A Brief History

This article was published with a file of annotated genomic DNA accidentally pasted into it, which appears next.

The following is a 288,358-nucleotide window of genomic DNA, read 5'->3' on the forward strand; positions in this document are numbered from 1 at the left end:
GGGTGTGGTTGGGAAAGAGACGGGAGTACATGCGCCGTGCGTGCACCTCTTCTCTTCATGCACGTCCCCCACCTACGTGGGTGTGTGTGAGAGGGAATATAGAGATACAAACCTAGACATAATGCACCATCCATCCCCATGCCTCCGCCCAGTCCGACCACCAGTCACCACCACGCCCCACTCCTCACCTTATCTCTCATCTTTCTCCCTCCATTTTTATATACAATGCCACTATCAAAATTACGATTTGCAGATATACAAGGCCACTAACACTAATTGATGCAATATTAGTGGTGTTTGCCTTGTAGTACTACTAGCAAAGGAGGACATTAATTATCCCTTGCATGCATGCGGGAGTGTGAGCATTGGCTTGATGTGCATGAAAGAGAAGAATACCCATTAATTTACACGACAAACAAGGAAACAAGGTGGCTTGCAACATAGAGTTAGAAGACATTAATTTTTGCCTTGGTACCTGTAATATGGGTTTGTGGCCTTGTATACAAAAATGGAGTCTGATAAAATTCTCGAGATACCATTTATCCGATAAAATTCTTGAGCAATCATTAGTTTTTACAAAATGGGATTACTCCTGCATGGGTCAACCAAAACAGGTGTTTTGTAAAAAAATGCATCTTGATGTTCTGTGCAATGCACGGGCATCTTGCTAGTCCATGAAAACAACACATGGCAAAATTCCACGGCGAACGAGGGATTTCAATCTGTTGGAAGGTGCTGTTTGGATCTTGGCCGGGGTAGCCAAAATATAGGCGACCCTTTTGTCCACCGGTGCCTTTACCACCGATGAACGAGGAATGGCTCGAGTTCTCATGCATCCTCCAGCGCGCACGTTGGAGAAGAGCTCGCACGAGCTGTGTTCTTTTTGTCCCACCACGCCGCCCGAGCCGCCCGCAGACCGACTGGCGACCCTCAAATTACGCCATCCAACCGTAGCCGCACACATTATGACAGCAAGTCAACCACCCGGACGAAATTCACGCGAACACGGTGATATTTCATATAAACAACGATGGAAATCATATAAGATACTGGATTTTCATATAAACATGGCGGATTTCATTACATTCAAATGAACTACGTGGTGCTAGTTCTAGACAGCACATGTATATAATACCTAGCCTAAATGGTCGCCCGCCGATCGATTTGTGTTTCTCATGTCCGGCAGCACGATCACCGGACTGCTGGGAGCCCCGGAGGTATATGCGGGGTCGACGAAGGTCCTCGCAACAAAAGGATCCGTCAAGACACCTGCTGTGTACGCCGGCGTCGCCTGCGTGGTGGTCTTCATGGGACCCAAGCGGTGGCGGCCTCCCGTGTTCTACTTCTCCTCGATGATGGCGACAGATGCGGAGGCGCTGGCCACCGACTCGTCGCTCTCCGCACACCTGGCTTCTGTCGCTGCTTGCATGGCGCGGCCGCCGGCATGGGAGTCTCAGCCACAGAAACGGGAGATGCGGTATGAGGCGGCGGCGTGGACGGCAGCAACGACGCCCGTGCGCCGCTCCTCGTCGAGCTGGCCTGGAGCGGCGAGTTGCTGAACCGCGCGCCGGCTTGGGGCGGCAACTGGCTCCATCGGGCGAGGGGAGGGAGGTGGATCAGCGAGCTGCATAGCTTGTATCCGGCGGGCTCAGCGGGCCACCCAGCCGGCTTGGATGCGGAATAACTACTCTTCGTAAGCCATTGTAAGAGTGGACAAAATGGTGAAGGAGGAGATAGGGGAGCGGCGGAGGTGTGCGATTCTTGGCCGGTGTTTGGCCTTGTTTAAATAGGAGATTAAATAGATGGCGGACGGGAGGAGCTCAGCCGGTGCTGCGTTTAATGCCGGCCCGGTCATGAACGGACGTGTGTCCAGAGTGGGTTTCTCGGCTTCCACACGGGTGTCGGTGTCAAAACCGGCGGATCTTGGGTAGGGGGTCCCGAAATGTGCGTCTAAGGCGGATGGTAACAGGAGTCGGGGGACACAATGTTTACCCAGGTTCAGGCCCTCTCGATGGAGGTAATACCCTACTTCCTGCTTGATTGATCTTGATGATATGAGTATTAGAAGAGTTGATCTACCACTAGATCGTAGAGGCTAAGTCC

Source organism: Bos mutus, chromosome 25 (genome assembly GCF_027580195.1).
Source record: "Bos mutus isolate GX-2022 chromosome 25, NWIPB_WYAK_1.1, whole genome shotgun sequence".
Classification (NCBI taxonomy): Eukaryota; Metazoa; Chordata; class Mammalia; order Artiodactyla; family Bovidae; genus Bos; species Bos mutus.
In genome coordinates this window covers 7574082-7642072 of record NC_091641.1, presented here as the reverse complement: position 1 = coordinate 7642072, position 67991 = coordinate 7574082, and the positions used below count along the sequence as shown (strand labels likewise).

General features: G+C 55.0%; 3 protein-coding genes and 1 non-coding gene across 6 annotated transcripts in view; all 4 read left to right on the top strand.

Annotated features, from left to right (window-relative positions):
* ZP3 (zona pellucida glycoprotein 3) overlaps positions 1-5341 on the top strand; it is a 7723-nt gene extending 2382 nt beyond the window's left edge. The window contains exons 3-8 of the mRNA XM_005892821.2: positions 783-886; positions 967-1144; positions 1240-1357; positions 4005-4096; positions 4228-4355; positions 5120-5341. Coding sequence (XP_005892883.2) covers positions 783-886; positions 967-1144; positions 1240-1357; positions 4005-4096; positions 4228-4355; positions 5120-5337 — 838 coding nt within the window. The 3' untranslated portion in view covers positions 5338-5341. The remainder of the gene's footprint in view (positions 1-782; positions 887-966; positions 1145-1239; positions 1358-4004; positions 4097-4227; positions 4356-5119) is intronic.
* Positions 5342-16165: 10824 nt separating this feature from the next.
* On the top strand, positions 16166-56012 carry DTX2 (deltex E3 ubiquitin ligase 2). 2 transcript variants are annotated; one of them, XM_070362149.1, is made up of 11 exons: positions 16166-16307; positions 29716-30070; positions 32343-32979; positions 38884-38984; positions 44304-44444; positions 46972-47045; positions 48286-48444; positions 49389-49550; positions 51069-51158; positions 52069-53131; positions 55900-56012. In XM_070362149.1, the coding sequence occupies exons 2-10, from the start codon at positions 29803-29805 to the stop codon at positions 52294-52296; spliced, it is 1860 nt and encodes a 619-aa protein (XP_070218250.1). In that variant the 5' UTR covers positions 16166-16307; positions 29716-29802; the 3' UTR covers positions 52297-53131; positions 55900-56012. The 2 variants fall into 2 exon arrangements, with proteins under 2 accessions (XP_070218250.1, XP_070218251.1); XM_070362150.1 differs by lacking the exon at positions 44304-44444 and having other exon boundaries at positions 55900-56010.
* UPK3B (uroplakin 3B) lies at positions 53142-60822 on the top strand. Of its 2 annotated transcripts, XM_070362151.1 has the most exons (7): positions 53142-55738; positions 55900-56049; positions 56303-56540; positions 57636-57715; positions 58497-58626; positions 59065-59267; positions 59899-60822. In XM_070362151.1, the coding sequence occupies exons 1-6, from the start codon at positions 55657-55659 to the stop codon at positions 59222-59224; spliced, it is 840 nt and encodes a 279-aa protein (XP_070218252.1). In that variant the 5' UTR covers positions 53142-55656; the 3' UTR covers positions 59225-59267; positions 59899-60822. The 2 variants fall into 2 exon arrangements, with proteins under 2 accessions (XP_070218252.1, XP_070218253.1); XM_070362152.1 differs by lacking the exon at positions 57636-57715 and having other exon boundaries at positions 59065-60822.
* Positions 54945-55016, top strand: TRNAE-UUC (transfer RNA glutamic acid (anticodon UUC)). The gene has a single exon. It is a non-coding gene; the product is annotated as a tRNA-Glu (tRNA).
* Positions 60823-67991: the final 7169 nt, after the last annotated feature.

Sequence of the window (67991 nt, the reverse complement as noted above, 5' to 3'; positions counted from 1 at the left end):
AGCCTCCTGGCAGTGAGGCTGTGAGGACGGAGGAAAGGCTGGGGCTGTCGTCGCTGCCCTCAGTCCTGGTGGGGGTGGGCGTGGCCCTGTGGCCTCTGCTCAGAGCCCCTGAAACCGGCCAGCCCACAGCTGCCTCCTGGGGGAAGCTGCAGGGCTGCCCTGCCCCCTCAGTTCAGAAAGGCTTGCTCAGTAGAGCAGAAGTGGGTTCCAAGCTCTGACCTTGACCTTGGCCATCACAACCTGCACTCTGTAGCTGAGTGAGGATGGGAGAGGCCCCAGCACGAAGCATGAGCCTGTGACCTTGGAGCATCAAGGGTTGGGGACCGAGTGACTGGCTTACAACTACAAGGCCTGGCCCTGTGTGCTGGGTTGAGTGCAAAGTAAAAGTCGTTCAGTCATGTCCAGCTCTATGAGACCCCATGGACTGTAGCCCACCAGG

Before we discuss our adventure-packed weekend in Wales, here’s a brief history lesson about the country and their somewhat tumultuous history with royalty. In 1057, Gruffydd ap Llywelyn united the whole of Wales from several kingdoms, becoming the first King of Wales. Over 160 years later in 1218, Llywelyn the Great signed the Treaty of Worcester with Henry III of England, officially creating the Principality of Wales and making it de facto independent. However, this independence ended in 1283, when Edward I of England invaded Wales, annexed it, and brutally executed Dafydd ap Gruffydd, the last ruler of Wales. Less than 20 years later, Edward I bestowed the title “Prince of Wales” upon the heir apparent to the English throne, with the title merging with the crown upon the heir apparent’s ascension, thus the territory of Wales always remaining under English control with an English prince. For centuries, and especially during the Plantagenet and Tudor years, the “English” Prince of Wales typically took up residence at Ludlow Castle in eastern Wales at the age of 2 until their coronation as King of England. Although, before his divorce with his first wife Catherine of Aragon, Henry VIII made an exception by having his eldest, and at the time his only child, Princess Mary reside at Ludlow Castle beginning when she was a young girl until she was stripped of her title of Princess. Wales is famously connected to the Tudor dynasty. Owen Tudor, who descends from a powerful Welsh family, fell in love with and married Catherine of Valois, the dowager Queen of England and widow of King Henry V. Together they had two sons, with their eldest son Edmund Tudor marrying Margaret Beaufort. Margaret would later gave birth to their only child – the future Henry VII of England (Henry VIII’s father) and thus the first Tudor king (although it took the events of the decades-long Wars of the Roses to put Henry VII on the throne). In modern years, the Prince of Wales has no constitutional meaning and has no active role in Welsh government, but the title is still bestowed upon the heir apparent of the monarch. Naturally, there are those who still seek Welsh independence and wish to abolish the title “Prince of Wales” altogether.